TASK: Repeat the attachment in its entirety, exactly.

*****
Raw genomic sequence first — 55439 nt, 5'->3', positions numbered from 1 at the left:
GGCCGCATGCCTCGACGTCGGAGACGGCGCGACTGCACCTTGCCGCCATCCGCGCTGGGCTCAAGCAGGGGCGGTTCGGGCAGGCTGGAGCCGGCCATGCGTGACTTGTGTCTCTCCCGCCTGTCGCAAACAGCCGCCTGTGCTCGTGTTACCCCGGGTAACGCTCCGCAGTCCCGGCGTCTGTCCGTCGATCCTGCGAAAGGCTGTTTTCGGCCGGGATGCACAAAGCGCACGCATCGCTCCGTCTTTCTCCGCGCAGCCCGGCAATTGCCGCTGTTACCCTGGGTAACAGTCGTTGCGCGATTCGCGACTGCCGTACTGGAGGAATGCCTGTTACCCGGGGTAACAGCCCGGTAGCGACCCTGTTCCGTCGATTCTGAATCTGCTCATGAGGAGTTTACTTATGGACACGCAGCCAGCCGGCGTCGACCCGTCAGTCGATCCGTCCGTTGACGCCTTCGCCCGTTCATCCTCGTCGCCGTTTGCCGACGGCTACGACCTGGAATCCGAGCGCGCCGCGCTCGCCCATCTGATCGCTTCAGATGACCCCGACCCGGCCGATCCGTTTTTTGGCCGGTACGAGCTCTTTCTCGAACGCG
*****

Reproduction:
Raw genomic sequence first — 55439 nt, 5'->3', positions numbered from 1 at the left:
GGCCGCATGCCTCGACGTCGGAGACGGCGCGACTGCACCTTGCCGCCATCCGCGCTGGGCTCAAGCAGGGGCGGTTCGGGCAGGCTGGAGCCGGCCATGCGTGACTTGTGTCTCTCCCGCCTGTCGCAAACAGCCGCCTGTGCTCGTGTTACCCCGGGTAACGCTCCGCAGTCCCGGCGTCTGTCCGTCGATCCTGCGAAAGGCTGTTTTCGGCCGGGATGCACAAAGCGCACGCATCGCTCCGTCTTTCTCCGCGCAGCCCGGCAATTGCCGCTGTTACCCTGGGTAACAGTCGTTGCGCGATTCGCGACTGCCGTACTGGAGGAATGCCTGTTACCCGGGGTAACAGCCCGGTAGCGACCCTGTTCCGTCGATTCTGAATCTGCTCATGAGGAGTTTACTTATGGACACGCAGCCAGCCGGCGTCGACCCGTCAGTCGATCCGTCCGTTGACGCCTTCGCCCGTTCATCCTCGTCGCCGTTTGCCGACGGCTACGACCTGGAATCCGAGCGCGCCGCGCTCGCCCATCTGATCGCTTCAGATGACCCCGACCCGGCCGATCCGTTTTTTGGCCGGTACGAGCTCTTTCTCGAACGCG